The Law vs. The Law of Supply and Demand; capital punishment poster boys and girls
As long as courts in Indonesia, Malaysia and Singapore -- whose airports are the nearest and cheapest to Australia on the Asian heroin route -- sentence drug smugglers to death (and often go all the way and execute them), this story will predictably keep recurring several times a year. Only the names of the Australians sentenced to death will change.
Like the USA, capital punishment in Australia is largely a state-by-state legislative matter, but one by one every Australian state abolished the death penalty in the last half of the 20th century. The last person Australia executed was Ronald Ryan in 1967. Though the death penalty for murder was abolished in New South Wales in 1955, NSW was the last state to completely abolish the death penalty when in 1985 capital punishment was abolished for treason and piracy. (Facts filched from here where there's more interesting stuff about capital punishment.)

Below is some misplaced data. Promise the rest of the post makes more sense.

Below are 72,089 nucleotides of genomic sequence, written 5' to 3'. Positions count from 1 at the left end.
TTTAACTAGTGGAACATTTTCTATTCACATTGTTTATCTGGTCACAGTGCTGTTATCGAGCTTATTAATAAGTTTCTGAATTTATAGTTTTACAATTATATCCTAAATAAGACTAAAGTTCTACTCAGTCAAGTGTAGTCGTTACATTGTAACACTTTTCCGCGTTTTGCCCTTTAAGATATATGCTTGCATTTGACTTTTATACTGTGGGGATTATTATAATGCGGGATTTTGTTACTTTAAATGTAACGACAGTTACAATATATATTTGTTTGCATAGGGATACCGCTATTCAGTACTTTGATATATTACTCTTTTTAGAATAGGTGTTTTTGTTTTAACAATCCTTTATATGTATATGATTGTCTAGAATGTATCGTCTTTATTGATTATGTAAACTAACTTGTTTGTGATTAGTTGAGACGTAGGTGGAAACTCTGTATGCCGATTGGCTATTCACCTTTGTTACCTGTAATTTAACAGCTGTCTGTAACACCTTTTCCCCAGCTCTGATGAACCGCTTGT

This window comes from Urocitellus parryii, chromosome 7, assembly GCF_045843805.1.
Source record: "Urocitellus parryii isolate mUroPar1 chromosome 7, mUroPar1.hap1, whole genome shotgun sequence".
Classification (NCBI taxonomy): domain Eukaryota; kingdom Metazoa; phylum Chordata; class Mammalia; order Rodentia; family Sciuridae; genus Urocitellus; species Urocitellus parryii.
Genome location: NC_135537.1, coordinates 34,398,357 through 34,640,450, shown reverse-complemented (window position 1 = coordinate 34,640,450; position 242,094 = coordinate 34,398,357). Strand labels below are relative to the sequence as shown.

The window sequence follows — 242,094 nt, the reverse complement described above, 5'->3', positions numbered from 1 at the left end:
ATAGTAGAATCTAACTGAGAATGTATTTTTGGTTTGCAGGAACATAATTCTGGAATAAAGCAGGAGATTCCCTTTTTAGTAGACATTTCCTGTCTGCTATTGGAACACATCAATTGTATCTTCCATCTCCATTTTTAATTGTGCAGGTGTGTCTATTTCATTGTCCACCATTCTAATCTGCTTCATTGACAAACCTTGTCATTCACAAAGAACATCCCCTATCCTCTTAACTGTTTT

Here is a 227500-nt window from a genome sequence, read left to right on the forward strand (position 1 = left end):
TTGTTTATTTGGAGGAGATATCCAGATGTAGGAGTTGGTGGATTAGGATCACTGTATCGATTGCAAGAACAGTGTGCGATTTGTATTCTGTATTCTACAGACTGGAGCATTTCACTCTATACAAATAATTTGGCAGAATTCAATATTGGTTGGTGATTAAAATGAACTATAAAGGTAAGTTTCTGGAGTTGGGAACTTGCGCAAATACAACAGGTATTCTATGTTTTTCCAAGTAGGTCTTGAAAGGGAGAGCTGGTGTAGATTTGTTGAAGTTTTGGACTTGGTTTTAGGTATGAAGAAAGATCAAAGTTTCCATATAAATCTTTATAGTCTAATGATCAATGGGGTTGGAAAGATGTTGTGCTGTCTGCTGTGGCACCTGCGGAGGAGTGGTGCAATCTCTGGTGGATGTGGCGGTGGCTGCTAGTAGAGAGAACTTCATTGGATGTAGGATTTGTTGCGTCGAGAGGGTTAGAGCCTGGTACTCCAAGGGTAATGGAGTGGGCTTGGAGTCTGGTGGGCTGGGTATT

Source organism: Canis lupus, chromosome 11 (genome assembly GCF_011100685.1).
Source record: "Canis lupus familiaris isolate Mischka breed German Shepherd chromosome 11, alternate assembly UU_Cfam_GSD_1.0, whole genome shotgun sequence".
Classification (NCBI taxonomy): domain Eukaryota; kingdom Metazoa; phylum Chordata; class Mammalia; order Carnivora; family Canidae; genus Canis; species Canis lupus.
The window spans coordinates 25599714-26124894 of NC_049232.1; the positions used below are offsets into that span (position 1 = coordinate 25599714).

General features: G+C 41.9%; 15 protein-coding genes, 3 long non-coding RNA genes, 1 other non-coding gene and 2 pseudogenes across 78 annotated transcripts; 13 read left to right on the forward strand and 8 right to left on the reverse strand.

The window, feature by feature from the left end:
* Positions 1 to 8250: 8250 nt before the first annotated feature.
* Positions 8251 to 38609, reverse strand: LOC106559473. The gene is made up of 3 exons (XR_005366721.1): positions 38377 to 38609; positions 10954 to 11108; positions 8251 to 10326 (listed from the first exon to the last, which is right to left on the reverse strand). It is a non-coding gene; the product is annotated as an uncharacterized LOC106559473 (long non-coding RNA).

This story will keep recurring because Australia has tens of thousands of heroin addicts and recreational users willing to pay enough to make heroin smuggling a hugely profitable (and untaxed) enterprise. The Law may be the Law, and the Law may imagine that all citizens except a few sociopathic Pirates and Evil Villains will respect and obey the Law.
But they won't and they don't, they never did and they never will. Market economics trumps all law. When buyers want any commodity badly enough to pay enough to make trade profitable, sellers will always find a way to supply the commodity. Some "mules" are unwitting, and smugglers hide drugs in their luggage. (That seems to have been the case with a Canadian woman whom Vietnam executed a few years ago.)